An Autonomous Underwater Vehicle (AUV) carrying 600 kHz RDI Acoustic Doppler Current Profilers (ADCPs) was deployed at four locations over the West Spitsbergen outer shelf in July 2010. The backscatter signal recorded by the ADCPs was extracted and analysed to document the vertical distribution and patchiness of the pelagic scattering layer during midnight sun. At the northernmost locations (Norskebanken and Woodfjorden), fresher and colder water than at the southernmost locations (Kongsfjordbanken and Isfjordbanken) prevailed in the surface layer (0-20 m) and scatterers (interpreted as zooplankton) were distributed over the entire sampling depth (0-150 m). In contrast, more saline and warmer Atlantic Water dominated the surface layer at Kongsfjordbanken and Isfjordbanken and scatterers were concentrated in the top 20 m, above the pycnocline. Scatterers formed patchy aggregations at all locations, but patchiness generally increased with the density of organisms and decreased at depths >80 m. This study contributes to our understanding of the vertical distribution of pelagic organisms in the Arctic and the spatial coverage of the AUV has extended early acoustic studies from 1-dimensional observations limited to Arctic fjords to a broader, more general offshore coverage. No synchronised or unsynchronized vertical migrations were detected, but the short time scale associated with AUV deployments resulted in high variance and autonomous vehicles are therefore not as effective as long-term mooring deployments to study vertical migrations. AUV-based acoustic surveys of the pelagic communities are nonetheless highly complementary to Eulerian studies, for instance by providing spatial measurements of patchiness.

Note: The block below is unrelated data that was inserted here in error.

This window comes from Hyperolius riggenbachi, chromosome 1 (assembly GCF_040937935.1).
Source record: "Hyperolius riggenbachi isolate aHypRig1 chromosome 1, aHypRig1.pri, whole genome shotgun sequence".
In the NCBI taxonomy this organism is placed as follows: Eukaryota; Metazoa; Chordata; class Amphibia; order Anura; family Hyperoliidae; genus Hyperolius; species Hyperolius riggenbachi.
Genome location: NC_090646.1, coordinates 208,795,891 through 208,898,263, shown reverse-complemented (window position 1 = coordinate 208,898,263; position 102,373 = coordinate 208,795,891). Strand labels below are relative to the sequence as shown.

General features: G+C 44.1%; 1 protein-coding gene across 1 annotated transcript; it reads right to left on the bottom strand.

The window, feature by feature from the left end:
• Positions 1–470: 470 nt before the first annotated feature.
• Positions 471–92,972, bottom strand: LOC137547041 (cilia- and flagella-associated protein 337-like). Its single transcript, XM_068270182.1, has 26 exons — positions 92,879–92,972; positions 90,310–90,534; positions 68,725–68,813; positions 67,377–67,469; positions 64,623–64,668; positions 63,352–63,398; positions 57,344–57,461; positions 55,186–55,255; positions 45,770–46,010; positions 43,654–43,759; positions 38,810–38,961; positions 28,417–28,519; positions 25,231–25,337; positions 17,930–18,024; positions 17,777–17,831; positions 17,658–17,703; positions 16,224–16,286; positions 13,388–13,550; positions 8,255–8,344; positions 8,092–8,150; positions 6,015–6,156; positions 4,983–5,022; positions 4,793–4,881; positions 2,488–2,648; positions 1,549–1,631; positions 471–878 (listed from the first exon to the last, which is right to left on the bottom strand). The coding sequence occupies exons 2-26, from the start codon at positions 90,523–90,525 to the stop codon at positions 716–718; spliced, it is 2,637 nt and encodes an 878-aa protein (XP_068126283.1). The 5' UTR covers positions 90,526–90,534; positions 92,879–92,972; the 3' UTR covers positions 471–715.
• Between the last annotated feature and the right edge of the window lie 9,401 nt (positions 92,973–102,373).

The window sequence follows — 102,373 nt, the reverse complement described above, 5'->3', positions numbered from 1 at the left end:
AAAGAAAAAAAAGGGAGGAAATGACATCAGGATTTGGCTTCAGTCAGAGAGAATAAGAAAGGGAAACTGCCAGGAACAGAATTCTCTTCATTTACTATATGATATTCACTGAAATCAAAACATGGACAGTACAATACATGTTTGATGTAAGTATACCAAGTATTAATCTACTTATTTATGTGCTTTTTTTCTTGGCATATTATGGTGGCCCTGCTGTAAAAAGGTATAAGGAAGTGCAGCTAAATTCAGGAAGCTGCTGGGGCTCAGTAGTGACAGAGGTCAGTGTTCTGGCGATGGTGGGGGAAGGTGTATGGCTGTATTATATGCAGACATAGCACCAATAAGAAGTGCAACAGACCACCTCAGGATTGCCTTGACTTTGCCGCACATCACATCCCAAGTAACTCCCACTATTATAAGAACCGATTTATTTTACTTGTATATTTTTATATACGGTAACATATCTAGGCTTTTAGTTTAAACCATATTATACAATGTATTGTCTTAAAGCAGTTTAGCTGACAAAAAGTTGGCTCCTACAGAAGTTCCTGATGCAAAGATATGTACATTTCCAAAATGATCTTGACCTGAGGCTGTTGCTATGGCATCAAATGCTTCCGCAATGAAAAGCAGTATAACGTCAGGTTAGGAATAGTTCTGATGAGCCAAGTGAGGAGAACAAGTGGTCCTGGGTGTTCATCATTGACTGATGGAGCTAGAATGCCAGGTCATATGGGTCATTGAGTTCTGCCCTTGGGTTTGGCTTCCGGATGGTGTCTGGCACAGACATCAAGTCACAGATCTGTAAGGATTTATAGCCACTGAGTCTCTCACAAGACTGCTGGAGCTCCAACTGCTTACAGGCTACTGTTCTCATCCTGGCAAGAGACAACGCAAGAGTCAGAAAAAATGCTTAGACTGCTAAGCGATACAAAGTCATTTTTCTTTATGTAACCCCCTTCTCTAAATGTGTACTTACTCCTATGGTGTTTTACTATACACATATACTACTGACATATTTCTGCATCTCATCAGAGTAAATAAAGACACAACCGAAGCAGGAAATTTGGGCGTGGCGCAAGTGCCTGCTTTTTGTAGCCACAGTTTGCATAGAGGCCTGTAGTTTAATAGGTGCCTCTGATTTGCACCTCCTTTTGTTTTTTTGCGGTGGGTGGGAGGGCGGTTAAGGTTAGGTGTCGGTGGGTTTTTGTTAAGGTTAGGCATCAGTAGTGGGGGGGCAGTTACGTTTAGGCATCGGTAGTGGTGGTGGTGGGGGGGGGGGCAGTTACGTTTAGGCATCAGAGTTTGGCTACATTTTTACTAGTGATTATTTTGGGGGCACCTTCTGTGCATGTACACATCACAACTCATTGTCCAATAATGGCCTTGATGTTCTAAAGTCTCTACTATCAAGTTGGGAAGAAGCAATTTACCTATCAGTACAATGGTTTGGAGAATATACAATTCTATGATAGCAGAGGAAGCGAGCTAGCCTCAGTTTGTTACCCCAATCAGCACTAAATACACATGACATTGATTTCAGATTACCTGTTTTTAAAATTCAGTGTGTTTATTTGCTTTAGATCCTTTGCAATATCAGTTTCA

|Publication status||Published - 9 May 2016|